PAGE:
Mutual Fund Categories Deep Dive

Mutual Fund Categories Deep Dive

The Assets Under Management (AUM) of Indian Mutual Fund Industry stands at ₹57L Cr as on April 30, 2024, up from ₹41L Cr a year ago. That’s a massive year-on-year growth of 38%. In April month alone, we saw a net influx of ₹2.4L Cr. [Source: AMFI]

Indian Mutual Fund Industry has shown a lot of potential over last decade. In this blog, we are going to take a deep dive into the Mutual Fund Industry of India and understands it’s ins and outs.s.

Background & History

TThe mutual fund industry in India started in 1963 with the formation of Unit Trust of India. Since then, it has gone through incredible transformation to be the become the one that we witness today.

It is regulated by the Securities and Exchange Board of India (SEBI) and promoted by Association of Mutual Funds in India (AMFI). The role of AMFI is to work towards the growth & development of mutual funds in India and address the issues and challenges faced by the stakeholders.

Classification of Mutual Funds

On the basis of maturity, mutual fund schemes are classified into 3 categories:

  • Open Ended Funds: Open ended funds allow investors to buy or sell units at any point in time directly with the Asset Management Company (AMC). Approximately 99% of the schemes are open-ended.
  • Close Ended Funds: Close ended funds have a fixed maturity period, and investors can only invest during the initial New Fund Offer (NFO). After the offer closes, no new investments are allowed. If an investor wishes to sell his units, he can’t do so directly with the AMC, and has to sell them through an illiquid secondary markets often at a heavily discounted prices. This is the primary reason behind the unpopularity of close-ended funds.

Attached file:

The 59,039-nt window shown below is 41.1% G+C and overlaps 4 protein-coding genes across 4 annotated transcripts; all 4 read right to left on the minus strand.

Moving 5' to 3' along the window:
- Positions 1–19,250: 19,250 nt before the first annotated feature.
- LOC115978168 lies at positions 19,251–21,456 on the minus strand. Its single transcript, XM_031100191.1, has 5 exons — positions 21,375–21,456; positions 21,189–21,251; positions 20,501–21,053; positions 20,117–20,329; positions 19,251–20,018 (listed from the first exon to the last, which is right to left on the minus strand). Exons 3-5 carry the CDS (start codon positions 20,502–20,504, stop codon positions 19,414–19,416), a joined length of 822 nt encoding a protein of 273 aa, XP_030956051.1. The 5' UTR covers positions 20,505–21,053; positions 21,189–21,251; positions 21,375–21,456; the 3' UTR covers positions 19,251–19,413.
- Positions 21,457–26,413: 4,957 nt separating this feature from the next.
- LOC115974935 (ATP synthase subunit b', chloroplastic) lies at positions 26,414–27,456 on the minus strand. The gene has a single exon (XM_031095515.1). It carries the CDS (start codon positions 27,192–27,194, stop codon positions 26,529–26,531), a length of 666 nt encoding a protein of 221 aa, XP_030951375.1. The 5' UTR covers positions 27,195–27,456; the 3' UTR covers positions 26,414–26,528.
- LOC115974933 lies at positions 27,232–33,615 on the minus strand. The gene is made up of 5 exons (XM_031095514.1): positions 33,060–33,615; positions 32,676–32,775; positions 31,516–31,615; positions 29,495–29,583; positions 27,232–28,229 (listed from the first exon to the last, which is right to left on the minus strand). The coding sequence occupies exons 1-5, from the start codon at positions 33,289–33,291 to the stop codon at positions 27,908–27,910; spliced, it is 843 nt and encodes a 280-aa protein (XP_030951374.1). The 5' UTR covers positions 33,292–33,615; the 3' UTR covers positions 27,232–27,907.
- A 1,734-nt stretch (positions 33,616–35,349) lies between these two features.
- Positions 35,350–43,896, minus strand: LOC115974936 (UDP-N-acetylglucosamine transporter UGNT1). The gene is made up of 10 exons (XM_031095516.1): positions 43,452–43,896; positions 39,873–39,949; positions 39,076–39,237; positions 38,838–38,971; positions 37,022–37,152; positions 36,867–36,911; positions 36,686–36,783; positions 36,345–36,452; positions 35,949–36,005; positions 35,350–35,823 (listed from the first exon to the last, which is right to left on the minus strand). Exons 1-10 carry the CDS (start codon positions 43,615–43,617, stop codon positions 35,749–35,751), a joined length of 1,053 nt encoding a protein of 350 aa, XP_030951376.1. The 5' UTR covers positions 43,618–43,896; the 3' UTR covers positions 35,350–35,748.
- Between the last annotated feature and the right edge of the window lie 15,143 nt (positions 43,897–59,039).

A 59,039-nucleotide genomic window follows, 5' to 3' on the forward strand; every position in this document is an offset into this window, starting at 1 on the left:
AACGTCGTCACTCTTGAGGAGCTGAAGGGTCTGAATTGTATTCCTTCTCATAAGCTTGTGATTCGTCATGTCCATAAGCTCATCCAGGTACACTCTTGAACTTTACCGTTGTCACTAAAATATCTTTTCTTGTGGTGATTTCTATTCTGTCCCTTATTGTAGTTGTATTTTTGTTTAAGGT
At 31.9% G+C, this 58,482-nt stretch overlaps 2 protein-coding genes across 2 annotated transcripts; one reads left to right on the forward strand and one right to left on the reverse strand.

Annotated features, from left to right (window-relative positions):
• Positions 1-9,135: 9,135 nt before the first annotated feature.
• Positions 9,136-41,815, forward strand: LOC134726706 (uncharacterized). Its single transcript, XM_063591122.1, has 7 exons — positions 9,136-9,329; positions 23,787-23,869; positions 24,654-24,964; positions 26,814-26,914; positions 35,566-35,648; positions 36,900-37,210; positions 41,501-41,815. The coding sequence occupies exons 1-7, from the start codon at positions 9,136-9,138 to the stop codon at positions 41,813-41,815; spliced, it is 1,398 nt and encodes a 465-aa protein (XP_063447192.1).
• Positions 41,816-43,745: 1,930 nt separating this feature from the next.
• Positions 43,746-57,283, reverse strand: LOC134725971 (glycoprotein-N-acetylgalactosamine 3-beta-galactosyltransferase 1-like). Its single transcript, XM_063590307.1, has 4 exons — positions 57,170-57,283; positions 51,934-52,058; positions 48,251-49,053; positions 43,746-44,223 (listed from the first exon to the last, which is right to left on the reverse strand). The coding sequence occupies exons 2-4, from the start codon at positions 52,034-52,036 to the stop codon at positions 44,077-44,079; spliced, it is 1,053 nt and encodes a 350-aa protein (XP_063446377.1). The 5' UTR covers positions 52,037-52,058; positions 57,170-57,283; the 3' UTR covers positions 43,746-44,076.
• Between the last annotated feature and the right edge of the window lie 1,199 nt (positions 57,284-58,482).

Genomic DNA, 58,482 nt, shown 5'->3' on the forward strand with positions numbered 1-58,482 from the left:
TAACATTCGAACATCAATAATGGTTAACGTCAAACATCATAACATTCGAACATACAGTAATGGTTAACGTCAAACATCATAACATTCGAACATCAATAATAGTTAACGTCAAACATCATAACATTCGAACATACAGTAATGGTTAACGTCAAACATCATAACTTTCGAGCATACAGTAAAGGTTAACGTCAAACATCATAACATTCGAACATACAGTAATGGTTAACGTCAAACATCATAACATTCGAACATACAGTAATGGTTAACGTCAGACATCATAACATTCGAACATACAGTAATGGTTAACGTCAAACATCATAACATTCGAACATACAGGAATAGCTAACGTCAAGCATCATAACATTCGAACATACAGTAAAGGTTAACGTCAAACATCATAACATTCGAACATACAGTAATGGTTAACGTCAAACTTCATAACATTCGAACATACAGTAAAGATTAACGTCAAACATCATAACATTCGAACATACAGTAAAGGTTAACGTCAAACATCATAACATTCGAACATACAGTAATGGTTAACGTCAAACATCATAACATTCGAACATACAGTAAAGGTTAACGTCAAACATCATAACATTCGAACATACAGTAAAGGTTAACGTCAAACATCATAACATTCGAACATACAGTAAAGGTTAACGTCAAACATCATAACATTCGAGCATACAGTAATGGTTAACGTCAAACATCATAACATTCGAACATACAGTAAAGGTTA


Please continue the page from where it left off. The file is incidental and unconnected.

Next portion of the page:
• Interval Funds: Interval funds scheme on the other hand combines open-ended and closed-ended features, allowing investors to trade units at set intervals. They too are extremely unpopular amongst investors and as of April,2024 have less than ₹500 Cr in AUM.

On the basis of principal, SEBI has classified a total of 36 schemes under 5 broad categories:

  • Debt Schemes
  • Equity Schemes
  • Hybrid Schemes
  • Solution Oriented Schemes (Retirement & Children’s Fund)
  • Other Schemes (Index Funds/ ETFs & FoF’s)

Debt-based funds account for about 26% of the total Assets Under Management (AUM) in the industry. As of April 2024, the total AUM under debt-based funds is ₹14.6L Cr, up from ₹13L Cr a year ago, marking a respectable year-on-year growth rate of 12%. Liquid funds are the most popular among debt funds, comprising over 30% of the debt AUM.

A closer look into AMFI’s investor classification data shows that more than 95% of debt AUM is held by corporates, banks/financial institutions, and high-net-worth individuals (HNIs), with minimal participation from retail investors. Even in gilt funds, retail investors contribute less than 5% of the AUM.

In April, we saw a staggering net influx of approximately ₹190K Cr in the debt-based schemes with the top gainer again being the liquid funds. This has been a trend around the financial year end where corporates trying to build up their balance sheets amidst tight liquidity situations leads to a heavy outflow in March, followed by a rebound in April. In March, we saw a net outflow of approximately ₹2L Cr.